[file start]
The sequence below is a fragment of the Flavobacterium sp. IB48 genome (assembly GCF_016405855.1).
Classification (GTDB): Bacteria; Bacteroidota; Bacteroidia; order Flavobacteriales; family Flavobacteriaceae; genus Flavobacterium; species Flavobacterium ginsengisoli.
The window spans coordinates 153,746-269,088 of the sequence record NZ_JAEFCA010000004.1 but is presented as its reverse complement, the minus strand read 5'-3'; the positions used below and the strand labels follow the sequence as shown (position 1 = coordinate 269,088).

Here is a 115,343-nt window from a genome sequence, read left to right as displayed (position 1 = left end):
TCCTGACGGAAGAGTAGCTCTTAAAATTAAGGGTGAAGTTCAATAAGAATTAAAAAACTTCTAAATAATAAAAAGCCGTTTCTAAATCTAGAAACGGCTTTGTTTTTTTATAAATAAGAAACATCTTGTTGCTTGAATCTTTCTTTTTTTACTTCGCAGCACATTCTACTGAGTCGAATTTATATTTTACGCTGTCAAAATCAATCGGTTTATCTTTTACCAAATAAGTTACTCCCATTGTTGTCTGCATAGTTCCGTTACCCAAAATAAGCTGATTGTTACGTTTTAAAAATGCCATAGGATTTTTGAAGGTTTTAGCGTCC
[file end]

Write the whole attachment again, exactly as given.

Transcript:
The sequence below is a fragment of the Flavobacterium sp. IB48 genome (assembly GCF_016405855.1).
Classification (GTDB): Bacteria; Bacteroidota; Bacteroidia; order Flavobacteriales; family Flavobacteriaceae; genus Flavobacterium; species Flavobacterium ginsengisoli.
The window spans coordinates 153,746-269,088 of the sequence record NZ_JAEFCA010000004.1 but is presented as its reverse complement, the minus strand read 5'-3'; the positions used below and the strand labels follow the sequence as shown (position 1 = coordinate 269,088).

Here is a 115,343-nt window from a genome sequence, read left to right as displayed (position 1 = left end):
TCCTGACGGAAGAGTAGCTCTTAAAATTAAGGGTGAAGTTCAATAAGAATTAAAAAACTTCTAAATAATAAAAAGCCGTTTCTAAATCTAGAAACGGCTTTGTTTTTTTATAAATAAGAAACATCTTGTTGCTTGAATCTTTCTTTTTTTACTTCGCAGCACATTCTACTGAGTCGAATTTATATTTTACGCTGTCAAAATCAATCGGTTTATCTTTTACCAAATAAGTTACTCCCATTGTTGTCTGCATAGTTCCGTTACCCAAAATAAGCTGATTGTTACGTTTTAAAAATGCCATAGGATTTTTGAAGGTTTTAGCGTCC